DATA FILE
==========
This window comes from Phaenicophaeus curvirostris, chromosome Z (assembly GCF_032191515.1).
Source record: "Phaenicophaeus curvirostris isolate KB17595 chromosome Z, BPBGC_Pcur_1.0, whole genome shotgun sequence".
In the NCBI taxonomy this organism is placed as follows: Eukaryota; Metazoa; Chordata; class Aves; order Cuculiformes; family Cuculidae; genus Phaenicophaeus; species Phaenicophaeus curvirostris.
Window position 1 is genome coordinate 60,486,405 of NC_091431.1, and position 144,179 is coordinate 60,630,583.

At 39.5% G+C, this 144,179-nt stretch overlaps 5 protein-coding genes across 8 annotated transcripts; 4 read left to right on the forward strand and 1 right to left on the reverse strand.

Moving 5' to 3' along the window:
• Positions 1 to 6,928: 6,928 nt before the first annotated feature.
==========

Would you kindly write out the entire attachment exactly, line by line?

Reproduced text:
This window comes from Phaenicophaeus curvirostris, chromosome Z (assembly GCF_032191515.1).
Source record: "Phaenicophaeus curvirostris isolate KB17595 chromosome Z, BPBGC_Pcur_1.0, whole genome shotgun sequence".
In the NCBI taxonomy this organism is placed as follows: Eukaryota; Metazoa; Chordata; class Aves; order Cuculiformes; family Cuculidae; genus Phaenicophaeus; species Phaenicophaeus curvirostris.
Window position 1 is genome coordinate 60,486,405 of NC_091431.1, and position 144,179 is coordinate 60,630,583.

At 39.5% G+C, this 144,179-nt stretch overlaps 5 protein-coding genes across 8 annotated transcripts; 4 read left to right on the forward strand and 1 right to left on the reverse strand.

Moving 5' to 3' along the window:
• Positions 1 to 6,928: 6,928 nt before the first annotated feature.